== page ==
by October 10, 2011 0 comments

After the stupendous success of Apple iPad and Samsung Galaxy Tab, just about every vendor has been busy bringing out their own tablets in the market. In fact, tablet mania is at an all time high now, so much so that several new tablets were launched just as we were sending this issue to press! So tablets are definitely here to stay. They are a great personal companion for social networking, reading books, watching videos, email, music, and so on. These however, are not features that would appeal to organizations, bringing us to the question of the relevance of tablets for corporate customers. Since tablet is a mobile device, the question of whether to go for one, and finally, deciding upon the right one, can be answered by comparing them against the other two hot mobile devices in the market-notebooks and netbooks.

Tablet or netbook?

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Netbooks were a great companion to laptops when they were launched. Given their cheap, compact, and lightweight design, they were good for doing basic productivity work on the move, like email, spreadsheets, word processing, etc. Netbooks are still a great companion, but it’s the tablets that have caught the fancy of senior management in organizations. They can do most of the tasks that a netbook can do, and more. In fact, nowadays, tablets are building in functionality that would help integrate them into the corporate environment faster, like integration with popular mail servers, VPN client to access the office network remotely, and so on.

There would still be people who would prefer a netbook to a tablet, like those who can’t live without the keyboard, touchpad, and plenty of disk space. Sure you can buy a separate keyboard for a tablet, but then that’s another additional accessory to lug around, whereas it’s already a part of the netbook.

Can tablets replace notebooks?

Not really, because tablets are not really meant for heavy productivity or content creation workloads, which is something that laptops can do very well. Because of their touch interface, it does not make much sense to use tablets where heavy typing work is involved. Being extremely portable, tablets are more suitable for content access/consumption type of work. So their worthiness as a replacement for notebooks is doubtful.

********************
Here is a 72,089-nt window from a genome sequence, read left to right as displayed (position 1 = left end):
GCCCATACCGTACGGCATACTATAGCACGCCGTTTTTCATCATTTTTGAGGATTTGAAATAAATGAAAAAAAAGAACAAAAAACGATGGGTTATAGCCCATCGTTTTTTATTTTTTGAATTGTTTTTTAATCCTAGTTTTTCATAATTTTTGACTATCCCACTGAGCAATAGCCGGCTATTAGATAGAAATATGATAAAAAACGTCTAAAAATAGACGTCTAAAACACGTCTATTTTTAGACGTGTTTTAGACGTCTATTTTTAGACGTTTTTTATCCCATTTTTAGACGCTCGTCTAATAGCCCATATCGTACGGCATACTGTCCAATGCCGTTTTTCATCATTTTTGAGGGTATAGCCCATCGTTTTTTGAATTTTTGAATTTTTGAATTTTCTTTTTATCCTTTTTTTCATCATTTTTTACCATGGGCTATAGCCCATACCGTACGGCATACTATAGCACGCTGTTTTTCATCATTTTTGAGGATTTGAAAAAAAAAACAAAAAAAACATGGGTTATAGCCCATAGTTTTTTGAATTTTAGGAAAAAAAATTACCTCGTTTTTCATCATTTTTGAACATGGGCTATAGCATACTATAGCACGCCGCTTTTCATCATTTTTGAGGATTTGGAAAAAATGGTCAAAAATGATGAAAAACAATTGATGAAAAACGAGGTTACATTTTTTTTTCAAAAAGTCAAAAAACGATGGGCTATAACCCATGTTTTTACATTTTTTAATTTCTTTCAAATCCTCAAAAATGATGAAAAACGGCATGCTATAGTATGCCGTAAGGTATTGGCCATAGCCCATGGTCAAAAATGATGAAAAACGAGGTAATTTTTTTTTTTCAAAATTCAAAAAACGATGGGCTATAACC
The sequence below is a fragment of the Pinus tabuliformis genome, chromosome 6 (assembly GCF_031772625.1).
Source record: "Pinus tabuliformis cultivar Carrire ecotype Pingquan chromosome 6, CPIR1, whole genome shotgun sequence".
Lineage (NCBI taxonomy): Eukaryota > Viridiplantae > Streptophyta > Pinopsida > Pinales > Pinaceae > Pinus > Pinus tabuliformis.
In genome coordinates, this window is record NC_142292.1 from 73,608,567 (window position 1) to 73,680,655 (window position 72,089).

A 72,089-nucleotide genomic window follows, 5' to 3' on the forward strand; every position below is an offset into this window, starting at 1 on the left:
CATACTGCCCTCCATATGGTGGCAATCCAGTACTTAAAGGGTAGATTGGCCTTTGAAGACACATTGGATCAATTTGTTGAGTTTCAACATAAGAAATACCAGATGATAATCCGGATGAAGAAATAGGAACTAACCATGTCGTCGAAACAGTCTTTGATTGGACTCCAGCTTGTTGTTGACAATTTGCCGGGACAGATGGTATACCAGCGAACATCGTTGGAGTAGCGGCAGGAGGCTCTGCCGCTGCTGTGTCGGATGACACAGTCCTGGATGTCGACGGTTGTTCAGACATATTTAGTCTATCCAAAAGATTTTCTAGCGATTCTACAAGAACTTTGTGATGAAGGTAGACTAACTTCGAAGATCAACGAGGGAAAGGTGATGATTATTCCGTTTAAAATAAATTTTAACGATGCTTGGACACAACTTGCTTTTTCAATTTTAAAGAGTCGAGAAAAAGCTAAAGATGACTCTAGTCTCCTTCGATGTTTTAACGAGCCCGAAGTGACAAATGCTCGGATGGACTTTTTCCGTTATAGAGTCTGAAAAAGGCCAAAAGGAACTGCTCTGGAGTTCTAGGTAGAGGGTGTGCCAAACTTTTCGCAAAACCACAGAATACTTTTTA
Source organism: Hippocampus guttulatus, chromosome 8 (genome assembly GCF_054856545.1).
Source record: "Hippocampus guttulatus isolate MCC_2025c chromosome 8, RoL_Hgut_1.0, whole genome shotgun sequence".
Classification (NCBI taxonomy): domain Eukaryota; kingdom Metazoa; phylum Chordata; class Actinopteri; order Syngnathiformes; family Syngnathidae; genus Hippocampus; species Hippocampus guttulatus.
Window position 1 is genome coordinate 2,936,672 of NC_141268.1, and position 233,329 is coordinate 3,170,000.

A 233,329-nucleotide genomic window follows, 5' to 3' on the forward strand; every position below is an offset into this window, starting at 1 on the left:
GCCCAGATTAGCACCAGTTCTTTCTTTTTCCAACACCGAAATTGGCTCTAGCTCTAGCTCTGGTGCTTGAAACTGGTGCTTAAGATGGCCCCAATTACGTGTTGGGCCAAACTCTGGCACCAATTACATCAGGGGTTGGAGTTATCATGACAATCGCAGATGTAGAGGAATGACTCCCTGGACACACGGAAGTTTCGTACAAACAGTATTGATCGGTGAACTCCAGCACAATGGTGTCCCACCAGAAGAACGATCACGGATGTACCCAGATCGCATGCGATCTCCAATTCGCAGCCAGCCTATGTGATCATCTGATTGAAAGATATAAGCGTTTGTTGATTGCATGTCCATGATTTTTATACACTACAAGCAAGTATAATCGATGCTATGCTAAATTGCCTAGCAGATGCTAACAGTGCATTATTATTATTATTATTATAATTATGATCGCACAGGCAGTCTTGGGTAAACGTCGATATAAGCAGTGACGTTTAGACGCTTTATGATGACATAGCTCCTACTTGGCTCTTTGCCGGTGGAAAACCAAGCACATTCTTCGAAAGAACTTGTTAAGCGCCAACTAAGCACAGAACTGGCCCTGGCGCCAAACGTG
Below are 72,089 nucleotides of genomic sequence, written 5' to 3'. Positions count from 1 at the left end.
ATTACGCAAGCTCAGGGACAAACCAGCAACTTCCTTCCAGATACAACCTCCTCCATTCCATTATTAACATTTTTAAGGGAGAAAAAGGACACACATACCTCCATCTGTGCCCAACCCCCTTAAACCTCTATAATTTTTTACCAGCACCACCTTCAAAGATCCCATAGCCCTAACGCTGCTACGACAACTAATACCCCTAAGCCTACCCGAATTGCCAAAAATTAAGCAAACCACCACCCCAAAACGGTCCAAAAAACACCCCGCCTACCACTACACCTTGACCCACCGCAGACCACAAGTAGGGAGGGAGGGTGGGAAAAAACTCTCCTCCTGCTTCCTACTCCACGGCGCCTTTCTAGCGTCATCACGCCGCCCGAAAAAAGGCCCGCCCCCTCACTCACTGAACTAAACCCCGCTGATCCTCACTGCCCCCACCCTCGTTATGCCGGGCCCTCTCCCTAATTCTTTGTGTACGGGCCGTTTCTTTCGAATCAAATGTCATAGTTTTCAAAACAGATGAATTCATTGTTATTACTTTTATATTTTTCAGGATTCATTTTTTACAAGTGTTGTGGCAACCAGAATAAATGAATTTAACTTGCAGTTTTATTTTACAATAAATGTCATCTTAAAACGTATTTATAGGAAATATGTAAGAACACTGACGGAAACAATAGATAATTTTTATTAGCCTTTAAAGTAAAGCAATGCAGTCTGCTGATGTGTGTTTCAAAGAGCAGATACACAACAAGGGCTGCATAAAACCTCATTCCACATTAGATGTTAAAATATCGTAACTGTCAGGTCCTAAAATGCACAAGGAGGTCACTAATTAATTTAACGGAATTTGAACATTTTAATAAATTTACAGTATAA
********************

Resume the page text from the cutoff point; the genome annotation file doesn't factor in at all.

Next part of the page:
Multitasking for instance, is one major area where the laptops and netbooks score above tablets. You can do multi-tasking on tablets, but it doesn’t work as smoothly.

So the bottomline is that tablets can be a great supplement to notebooks, but it can’t replace them. Tablets are great companions on the road where you need to quickly check and respond to your mail, read an important document, surf the net to look up some important info, etc. Plus of course, if you want to do other things as per your personal taste, like read a book, play Angry Birds, listen to music, and so on. Tablets today act as part-professional, part-personal devices.

Points to consider before buying a tablet

The OS: Currently, there’s a hot battle raging between Apple’s iOS and Google’s Android, with others like BlackBerry OS, and Microsoft’s Windows 7 Mobile OS just entering the race. The important thing to remember here is that unlike desktops, notebooks, and netbooks, you can’t change your OS on a tablet. If you buy Apple’s iPad, you’ll be stuck with iOS, and likewise for others. So do your research properly on the capabilities of an OS before zeroing in on a tablet based on it.

OS is also important if you plan to have your own custom application designed for the tablet. For that, you’ll need sufficient skilled developers available who can do the work for you.

iPad at Your Service!

How the Oberoi group of hotels is integrating iPads in its IT infrastructure.

The famous 70+ years old chain of hotels and resorts, which is well known for providing the right blend of service, luxury and efficiency is spearing ahead in the effective usage of technology as well. We interacted with the Corporate Manager IT Infrastructure of the group, Ashish Khanna, to understand whether their IT had any space for the upcoming tablets, and we were not disappointed. The senior management at the Oberoi group uses iPads for pulling their mails and a few of the group’s sales people also use it for making presentations. Now, Khanna is also exploring the possibility of enhancing guest experience with the help of iPads.
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Interestingly, these devices weren’t formally introduced into the system, according to Khanna. “To be honest these devices are disruptive in nature and started proliferating automatically”, he said. People look at these devices primarily as a status symbol than first identifying the real need for them before buying.